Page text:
iBooks Author Elicits Mixed Reactions

The release of iBooks Author by Apple last Thursday has created a flurry of mixed reactions among writers in the computer industry. While the iBooks 2 reading app adds some great features for reading books, such as highlighting text, flash card creation, and high quality interactive books, the authoring program seems to have some issues. It’s a no brainer that iBooks 2 will reduce the long-term cost of textbooks for students, yet the initial investment may be a problem for those that cannot afford an iPad.
What seems to irk potential authors though, is the licensing agreement for those who want to create books in iBook author. The supported ePub format book may only be published in the iBookstore if you charge for your creation, there’s a 2GB limit, Apple gets a 30% cut of the sales, and you must make a sample available. Some of the restrictions do not apply if your book is free.
Dan Wineman noted in his blog, that the restrictions specified in the End User License Agreement, referred to as EULA, which you only see if you download the software, are unprecedented. He states, that Apple “is claiming a right not just to its software, but to its software’s output. It’s akin to Microsoft trying to restrict what people can do with Word documents, or Adobe declaring that if you use Photoshop to export a JPEG, you can’t freely sell it to Getty. ”
To me this feels like a kind of Bizarro work for hire, in that Apple takes over ownership, at least in part. A writer who engages in a work for hire for a company basically gives the product to the company. There are no royalties paid or any retained rights. Now obviously, you do get the monies charged for an iBook Author creation, and it is your creation, but Apple lords over you. They take a 30% cut of the transaction, instead of an agent’s 15 to 25%, plus they determine who can publish the work, i.e. them. Apple also retains the right to reject your creation.
Whether this is fair business practices will be born out by how many people publish books in Apple’s distribution channel. Most writers seem to think the opportunity will be most used by new authors, unpublished authors, or others who are not concerned with who owns their work. If Apple rejects your book, you cannot take it to another publisher unless you export the content out of its iBook Author format, which means you must recreate your work in some other formatting program. Most authors attempt to get their books in multiple sales channels to optimize their time investment and profits, but Apple’s restrictions disallow that. If their iBookstore becomes as popular as the iTunes or App store as a sales vehicle, maybe it won’t be so bad for the authors.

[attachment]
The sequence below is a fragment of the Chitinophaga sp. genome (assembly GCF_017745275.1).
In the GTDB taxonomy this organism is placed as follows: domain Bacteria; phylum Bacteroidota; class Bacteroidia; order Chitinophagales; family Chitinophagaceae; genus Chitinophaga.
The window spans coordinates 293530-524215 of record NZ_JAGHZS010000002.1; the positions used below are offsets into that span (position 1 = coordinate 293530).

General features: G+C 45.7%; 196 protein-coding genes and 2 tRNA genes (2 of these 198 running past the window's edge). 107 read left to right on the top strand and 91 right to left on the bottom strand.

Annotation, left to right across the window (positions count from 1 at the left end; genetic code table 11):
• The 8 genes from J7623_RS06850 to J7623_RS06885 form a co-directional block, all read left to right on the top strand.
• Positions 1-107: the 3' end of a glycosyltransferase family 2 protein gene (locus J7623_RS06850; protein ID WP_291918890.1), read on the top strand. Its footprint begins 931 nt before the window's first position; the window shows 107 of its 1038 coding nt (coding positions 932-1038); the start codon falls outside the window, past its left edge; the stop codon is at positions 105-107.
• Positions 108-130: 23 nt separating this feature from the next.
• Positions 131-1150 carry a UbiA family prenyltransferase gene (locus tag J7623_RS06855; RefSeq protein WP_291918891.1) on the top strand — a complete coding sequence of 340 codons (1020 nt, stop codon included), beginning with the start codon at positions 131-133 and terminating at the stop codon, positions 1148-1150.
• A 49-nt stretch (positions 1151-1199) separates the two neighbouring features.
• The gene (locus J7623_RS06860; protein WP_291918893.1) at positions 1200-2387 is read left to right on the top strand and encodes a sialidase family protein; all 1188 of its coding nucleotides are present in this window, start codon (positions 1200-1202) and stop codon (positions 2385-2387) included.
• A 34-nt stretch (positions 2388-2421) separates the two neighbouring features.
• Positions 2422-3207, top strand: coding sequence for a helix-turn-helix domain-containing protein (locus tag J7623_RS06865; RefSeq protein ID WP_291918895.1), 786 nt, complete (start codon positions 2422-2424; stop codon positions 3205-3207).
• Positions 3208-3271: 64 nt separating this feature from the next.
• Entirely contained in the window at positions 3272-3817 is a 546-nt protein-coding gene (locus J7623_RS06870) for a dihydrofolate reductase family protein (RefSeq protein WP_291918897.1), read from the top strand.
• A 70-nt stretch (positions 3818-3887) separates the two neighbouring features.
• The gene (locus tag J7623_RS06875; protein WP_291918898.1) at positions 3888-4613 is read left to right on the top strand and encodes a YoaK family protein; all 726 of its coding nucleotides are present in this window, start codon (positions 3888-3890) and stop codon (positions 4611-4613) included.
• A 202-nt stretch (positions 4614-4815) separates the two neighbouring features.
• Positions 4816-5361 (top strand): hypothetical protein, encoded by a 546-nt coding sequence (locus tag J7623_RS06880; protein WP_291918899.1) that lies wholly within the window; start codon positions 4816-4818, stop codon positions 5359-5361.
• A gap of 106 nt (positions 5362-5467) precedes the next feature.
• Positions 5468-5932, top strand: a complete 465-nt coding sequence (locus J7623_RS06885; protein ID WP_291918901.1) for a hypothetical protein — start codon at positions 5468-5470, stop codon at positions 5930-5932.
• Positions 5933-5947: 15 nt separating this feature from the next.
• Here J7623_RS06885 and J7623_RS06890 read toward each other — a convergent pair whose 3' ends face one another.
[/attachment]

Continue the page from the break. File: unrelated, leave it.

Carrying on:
Over the next year it should be interesting to see who chooses Apple iBooks Author to sell their work versus the traditional book or ePub publishing route.

Comments: 5 Responses to “iBooks Author Elicits Mixed Reactions”

    12 years ago

    Look at it this way. I agree to write book. Apple agrees to provide the tools , sales process,marketing and distribution I get 30%. I can still use my raw text not in iBook format. I still hold all rights to it. It seems a pretty staringht forward business relationship.

      12 years ago

      Actually Ed, Apple takes 30%, so you would get 70% of sales. I believe that the percentage Apple takes is a bit steep compared to traditional book publishers. With most publishers you get the needed tools, such as MS Word, and they do the marketing and distribution.

    12 years ago

    As a person who engages in wholesale, I have no problem with Apple taking 30%. Most of my clients will markup 100 to 150% over my cost. I'm not seeing the problem here.

    12 years ago

    Michael, I don't think it's the percentage that irks most writers. It seems that the fact they are prohibited from using other distribution channels that bothers them. Face it, books sell really well from Amazon and Barnes and Noble.

    S Cannon
    12 years ago

    I think Apple's 30% is fair but the inability to publish in multi-formats and sell though multi channels is problematic. The interactive format for iPad is a fixed format ePub specific to the iPad so if this is your desired book struture and platfrom then your really not concerned for now.

    Adobe Digital Publishing Suite (DPS) costs $395 for a single published app for iPad for the small user. You also need Indesign to create the base ePub and then DPS to create the iPad folio. However you can out put the base ePub for Nook, Sony, and Kindle ( after mobi conversion).

    The wild, wild west for now?

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